To identify biomarkers in the blood that are indicative of a concussion, the project will employ advanced brain imaging, cognitive testing and blood analysis and will involve testing on volunteers involved in high school rugby and basketball.
Lead researcher of the project, Assoc. Prof. Fatima Nasrallah from the Queensland University said in a news release that a blood test, which can identify a concussion, would have global implications for the realm of sport.
“If we can find a biomarker that accurately reflects how the brain responds to and recovers from a concussion, it will be a game-changer for the sport,” Nasrallah said.
“We could then develop a field‐side tool to inform diagnosis and the action needed in real‐time, such as removing players from the field or returning only when it is safe to do so.
“Ultimately, if we identify a biomarker and develop an easy, point‐of‐care tool that can rigorously diagnose concussions on the sideline or in the clinic, we will help improve the safety of school, community and professional sport.”
Blood Tests Would Make Concussion Testing Easier
Associate Prof. Eva Valera, from Harvard Medical School, wrote in a Harvard Health Blog that the concussion blood tests would look to measure substances, such as proteins and enzymes that are released into the blood when the brain suffers an injury.
Valera said that concussion blood tests could be used to avoid unnecessary imaging scans, which are expensive and expose the body to radiation, without missing a serious brain injury. They also ma that such blood tests might develop to become more sensitive to discovering intracranial damage than imaging scans.
At the moment, in elite sports, concussions are diagnosed using the SCAT5 test or Rugby Australia’s Head Injury Assessment (HIA) protocol, both of which identify the concussion based on subjective behavioural symptoms. According to the Centers for Disease Control and Prevention, symptoms of a concussion include confusion, agitation, vomiting, pain or pressure in the head, blurry vision and change in mood, personality or behaviour.
The SCAT5 test in the British Journal of Sports Medicine can be correctly administered by a licensed health care professional in 10 minutes with a time device; the test includes cognitive, neurological and physical screening. The SCAT5 has questions of numeracy, memory recall, reading, head trauma history and evaluation of physical symptoms such as eye response and neck or head pain.
The HIA protocol includes three steps, the first of which is a team or match-day doctor identifying the potential for a concussion in a player through direct observation or video review. If the player displays obvious signs of a concussion, they are immediately and permanently removed from play; if they only have the potential, the player is taken off-site and undergoes a reformatted SCAT5 test. Players with a potential concussion are not permitted to return to play for a 12-minute period in which the SCAT5 test is performed.
Stages two and three of the protocol are follow-ups conducted three hours and two night’s rest after the match’s completion. Stage two is in place to identify an early concussion and consists of the SCAT5 test being administered again. Stage three is established to identify a late concussion and involves a clinical assessment supported by the SCAT5 test and a computer neuro-cognitive tool, which is chosen by the team.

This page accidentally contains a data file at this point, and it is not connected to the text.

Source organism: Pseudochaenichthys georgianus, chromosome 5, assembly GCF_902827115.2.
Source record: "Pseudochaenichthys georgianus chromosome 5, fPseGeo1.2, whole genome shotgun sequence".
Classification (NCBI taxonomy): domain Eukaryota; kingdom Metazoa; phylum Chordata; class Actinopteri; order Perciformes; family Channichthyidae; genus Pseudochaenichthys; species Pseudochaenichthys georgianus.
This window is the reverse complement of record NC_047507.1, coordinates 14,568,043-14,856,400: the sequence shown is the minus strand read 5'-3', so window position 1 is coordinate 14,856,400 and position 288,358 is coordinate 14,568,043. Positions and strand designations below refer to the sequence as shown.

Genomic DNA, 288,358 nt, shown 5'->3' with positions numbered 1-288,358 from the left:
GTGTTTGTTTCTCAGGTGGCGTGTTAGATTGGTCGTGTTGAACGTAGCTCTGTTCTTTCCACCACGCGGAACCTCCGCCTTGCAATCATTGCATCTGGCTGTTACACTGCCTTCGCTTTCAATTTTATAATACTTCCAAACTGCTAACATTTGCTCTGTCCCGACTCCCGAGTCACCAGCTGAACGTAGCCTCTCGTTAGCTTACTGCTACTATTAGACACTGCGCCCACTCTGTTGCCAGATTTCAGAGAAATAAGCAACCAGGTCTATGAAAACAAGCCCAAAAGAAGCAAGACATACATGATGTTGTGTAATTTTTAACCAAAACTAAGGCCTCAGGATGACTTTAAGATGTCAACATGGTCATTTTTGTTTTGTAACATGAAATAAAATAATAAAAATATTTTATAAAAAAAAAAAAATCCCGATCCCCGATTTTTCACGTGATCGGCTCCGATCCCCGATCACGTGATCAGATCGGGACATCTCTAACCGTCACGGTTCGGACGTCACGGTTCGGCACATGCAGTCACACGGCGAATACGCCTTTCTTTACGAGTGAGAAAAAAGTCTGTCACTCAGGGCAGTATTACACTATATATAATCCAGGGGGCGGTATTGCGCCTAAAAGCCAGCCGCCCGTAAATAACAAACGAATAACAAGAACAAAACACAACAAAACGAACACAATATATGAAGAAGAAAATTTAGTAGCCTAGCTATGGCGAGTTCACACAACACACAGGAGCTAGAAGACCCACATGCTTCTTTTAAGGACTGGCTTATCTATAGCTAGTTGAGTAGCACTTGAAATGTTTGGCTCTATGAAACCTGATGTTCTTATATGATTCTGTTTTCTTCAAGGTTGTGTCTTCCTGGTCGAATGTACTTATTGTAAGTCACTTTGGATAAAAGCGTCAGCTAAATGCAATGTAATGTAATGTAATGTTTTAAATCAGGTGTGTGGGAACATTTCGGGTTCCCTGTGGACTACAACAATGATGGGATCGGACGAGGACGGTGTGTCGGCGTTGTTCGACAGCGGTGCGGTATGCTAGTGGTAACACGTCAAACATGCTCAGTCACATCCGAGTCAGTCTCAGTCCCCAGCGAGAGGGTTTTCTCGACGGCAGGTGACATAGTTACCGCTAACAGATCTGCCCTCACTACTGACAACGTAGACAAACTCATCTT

This means that many Australian sporting bodies take an “if in doubt, sit them out” approach to possible concussions, in compliance to Sport Australia guidelines. But, both elite and community games lack a uniform examination process for players after they suffer a possible concussion, and a tool that provides objective and evidenced-based concussion diagnoses would fill this need.
What The Tests Would Mean For Rugby
Welcoming the new research project, World Rugby Chief Medical Officer, Dr. Éanna Falvey said that the potential of the study is huge.
“If the leading research from The University of Queensland could discover a blood test which identified concussion in the community game, then it would provide huge benefits not just for rugby but for the whole of world sport.”
“World Rugby has a commitment never to stand still on player welfare,” Falvey said.
“Our six‐point plan to become the most progressive sport in the world in this area includes a commitment to invest in science and research, and this study is just one example of us putting our plan into action.”
In 2021, World Rugby announced a six point plan to advance the sport’s focus on player welfare, with the welfare of former players, women, and the community game at the centre of the initiative.
The plan includes support for former players, head impact prevention with research and technological innovation, welfare-driven law review, dedicated focus on female players, investment in concussion and proper play education programs; and continued engagement and collaboration with the rugby community.
“Our mission is to be the most progressive, open and collaborative sport when it comes to the welfare of our players at all levels,” World Rugby Chief Executive Alan Gilpin said in a news release.
“Rugby is a sport that delivers huge positive health and wellbeing benefits to those who play, and we want many more people to experience it.”
Falvey said that, although the risks associated with youth and community play aren’t comparable to the elite game, this research illustrates rugby’s persistent focus on achieving objective testing to identify and manage brain injuries. She said that rugby is addressing this concern while also modifying laws, tackle techniques and education to advance injury prevention strategies for youth rugby.